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The old adage describing the way to spell D-O-L-L-A-R-S = “change-orders” and “back-charges” is not only wrong but grossly inappropriate in today’s information “is everything” material handling industry.

It is my belief that any qualified material handling integrator that makes substantial, additional profits utilizing such tactics are working in a less than professional manner. Some of these tactics include, but are not limited to:

  • Purposefully withholding information from clients that could educate them about project pitfalls
  • Neglecting to take the time necessary to fully educate clients on project scope in its entirety
  • Assuming the clients know all of their project responsibilities without discussing them
  • Refusing to work as a true partner with the intent of transparency in assisting the client

My feeling is that it’s the “experts’” (i.e. the integrators’) responsibility to help clients look around the corners and see what’s not readily visible. After all, it is this ability that makes them the “expert’s”.

The ethical integrator should be committed to help the client on the pre-sale and post-sale side of every project to expose all of the potential issues and pitfalls that could cause concern. They don’t just note these potential issues and pitfalls to be exposed at a later date; instead, they discuss them all up-front and advise the client as to the steps that need to be taken to insure a successful project outcome. Required most from material handling integrators’ is their expertise and transparency.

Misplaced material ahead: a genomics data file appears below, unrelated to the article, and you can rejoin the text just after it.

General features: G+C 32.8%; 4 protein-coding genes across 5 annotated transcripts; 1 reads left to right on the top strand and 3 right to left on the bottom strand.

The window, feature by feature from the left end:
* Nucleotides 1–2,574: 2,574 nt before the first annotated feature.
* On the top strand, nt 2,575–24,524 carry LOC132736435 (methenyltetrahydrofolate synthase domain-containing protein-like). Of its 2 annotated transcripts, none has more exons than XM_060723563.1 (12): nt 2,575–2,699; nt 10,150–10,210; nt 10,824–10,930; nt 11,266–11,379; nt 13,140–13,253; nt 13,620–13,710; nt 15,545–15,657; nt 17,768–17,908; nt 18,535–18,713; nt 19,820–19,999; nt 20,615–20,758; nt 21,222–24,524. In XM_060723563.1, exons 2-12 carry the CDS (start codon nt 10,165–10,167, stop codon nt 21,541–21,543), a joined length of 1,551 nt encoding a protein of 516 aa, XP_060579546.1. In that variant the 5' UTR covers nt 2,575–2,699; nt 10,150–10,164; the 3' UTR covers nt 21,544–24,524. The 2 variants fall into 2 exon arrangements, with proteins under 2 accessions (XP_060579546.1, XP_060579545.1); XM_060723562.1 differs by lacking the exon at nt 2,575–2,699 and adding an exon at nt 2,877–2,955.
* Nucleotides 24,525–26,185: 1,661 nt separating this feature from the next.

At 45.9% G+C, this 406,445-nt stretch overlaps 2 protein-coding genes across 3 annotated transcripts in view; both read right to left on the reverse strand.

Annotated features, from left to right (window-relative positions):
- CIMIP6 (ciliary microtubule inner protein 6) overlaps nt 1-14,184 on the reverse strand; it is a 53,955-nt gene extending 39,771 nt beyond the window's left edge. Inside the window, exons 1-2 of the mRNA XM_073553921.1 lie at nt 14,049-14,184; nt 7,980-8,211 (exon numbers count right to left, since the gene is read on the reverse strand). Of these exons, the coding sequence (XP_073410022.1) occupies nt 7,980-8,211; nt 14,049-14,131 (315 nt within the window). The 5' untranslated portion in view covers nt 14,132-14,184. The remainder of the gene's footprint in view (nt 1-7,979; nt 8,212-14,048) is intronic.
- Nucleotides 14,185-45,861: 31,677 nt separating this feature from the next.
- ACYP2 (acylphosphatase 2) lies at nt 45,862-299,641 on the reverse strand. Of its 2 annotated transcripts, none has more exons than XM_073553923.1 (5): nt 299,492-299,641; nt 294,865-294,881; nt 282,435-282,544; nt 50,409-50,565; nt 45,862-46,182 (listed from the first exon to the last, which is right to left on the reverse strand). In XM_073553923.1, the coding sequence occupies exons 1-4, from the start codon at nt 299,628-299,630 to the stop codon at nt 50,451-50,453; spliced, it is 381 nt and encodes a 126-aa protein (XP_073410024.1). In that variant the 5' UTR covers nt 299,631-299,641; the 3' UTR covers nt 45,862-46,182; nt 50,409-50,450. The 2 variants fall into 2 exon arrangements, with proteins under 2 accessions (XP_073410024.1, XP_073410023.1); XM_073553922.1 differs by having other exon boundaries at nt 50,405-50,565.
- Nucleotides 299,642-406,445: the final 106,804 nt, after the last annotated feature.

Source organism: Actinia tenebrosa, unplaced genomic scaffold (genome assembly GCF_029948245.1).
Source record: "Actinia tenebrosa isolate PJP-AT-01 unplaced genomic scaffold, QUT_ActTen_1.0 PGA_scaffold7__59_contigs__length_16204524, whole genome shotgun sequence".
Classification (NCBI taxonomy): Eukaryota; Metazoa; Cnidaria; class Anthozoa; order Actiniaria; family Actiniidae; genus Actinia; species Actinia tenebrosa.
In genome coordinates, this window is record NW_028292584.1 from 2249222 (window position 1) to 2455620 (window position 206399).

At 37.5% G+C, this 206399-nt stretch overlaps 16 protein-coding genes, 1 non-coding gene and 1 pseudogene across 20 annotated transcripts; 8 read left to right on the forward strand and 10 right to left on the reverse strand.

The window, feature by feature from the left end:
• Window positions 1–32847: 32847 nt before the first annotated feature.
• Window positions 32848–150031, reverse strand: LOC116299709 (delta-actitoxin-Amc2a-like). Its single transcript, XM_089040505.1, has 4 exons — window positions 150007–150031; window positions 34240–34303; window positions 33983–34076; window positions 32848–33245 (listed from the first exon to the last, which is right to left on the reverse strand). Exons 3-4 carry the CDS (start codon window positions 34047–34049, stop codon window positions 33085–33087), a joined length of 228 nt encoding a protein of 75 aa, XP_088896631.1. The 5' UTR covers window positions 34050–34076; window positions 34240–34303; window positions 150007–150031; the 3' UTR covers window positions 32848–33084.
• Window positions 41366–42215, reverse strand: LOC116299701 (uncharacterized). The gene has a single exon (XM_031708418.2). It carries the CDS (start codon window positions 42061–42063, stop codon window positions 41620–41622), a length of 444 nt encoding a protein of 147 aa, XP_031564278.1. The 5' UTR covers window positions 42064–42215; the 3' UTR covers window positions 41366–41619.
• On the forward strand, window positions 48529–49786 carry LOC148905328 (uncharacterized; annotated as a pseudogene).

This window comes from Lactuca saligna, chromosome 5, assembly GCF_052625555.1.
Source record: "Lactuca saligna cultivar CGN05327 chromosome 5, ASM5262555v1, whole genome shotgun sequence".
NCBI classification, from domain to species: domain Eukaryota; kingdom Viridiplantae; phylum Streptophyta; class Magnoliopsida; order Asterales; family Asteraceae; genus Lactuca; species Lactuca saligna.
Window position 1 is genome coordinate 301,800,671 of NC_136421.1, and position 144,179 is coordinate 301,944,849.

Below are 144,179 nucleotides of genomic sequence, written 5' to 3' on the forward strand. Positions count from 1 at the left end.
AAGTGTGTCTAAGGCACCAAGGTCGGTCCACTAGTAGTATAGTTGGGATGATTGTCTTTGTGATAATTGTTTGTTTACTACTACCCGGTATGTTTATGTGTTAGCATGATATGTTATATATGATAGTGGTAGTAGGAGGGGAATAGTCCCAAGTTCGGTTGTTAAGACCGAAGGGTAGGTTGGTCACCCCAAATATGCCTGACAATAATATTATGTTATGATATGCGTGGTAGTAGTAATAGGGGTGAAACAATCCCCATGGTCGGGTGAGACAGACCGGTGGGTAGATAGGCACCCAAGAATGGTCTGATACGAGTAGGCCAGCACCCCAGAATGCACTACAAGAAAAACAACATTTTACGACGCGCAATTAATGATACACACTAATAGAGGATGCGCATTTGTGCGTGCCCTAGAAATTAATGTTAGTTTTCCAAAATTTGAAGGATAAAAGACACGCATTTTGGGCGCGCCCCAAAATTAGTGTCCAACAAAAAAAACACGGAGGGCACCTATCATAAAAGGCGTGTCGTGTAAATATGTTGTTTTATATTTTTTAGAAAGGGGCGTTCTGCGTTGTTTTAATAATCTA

Lately, it seems like we’ve been hearing many stories about uninformed clients being forced to pay additional, premium, high margin dollars for changes or back charges that could have easily been avoided. Often times, these additional charges can range 20% to 30% of the initial project cost! Am I the only one that thinks this seems crazy?

One of the professional practices that we’ve built at PeakLogix includes the philosophy of the ethical integrator. By this, I mean that it is our professional practice that each project proposal includes all project specifications, all scope and deliverables with a theory of operation encompassing the full project plan, including plan, elevation & perspective drawing views. This plan is then reviewed in detail with the client. All client responsibilities are reviewed, discussed and agreed upon. Those responsibilities can include: presenting a free and clear area to the integrator within which to work, hours of operation, safety requirements, egress expectations, power drops, sufficient lighting, available power, heat, sufficient concrete slab, sample product for testing, throughput requirements, maximum/minimum product sizes and weights and ultimately a thorough definition of success. Our project managers spend the appropriate time with each client up front at the beginning of the project so as to avoid “assumptions” and change orders on the back end or during the project.

If change-orders and/or back-charges are a frequent line item for your projects or if you feel like they are a part of the overall business strategy (quote low and make up for it with change orders, etc), then perhaps it is time to audit your relationship because believe me, the only party that has failed in this situation is the “expert” or integrator.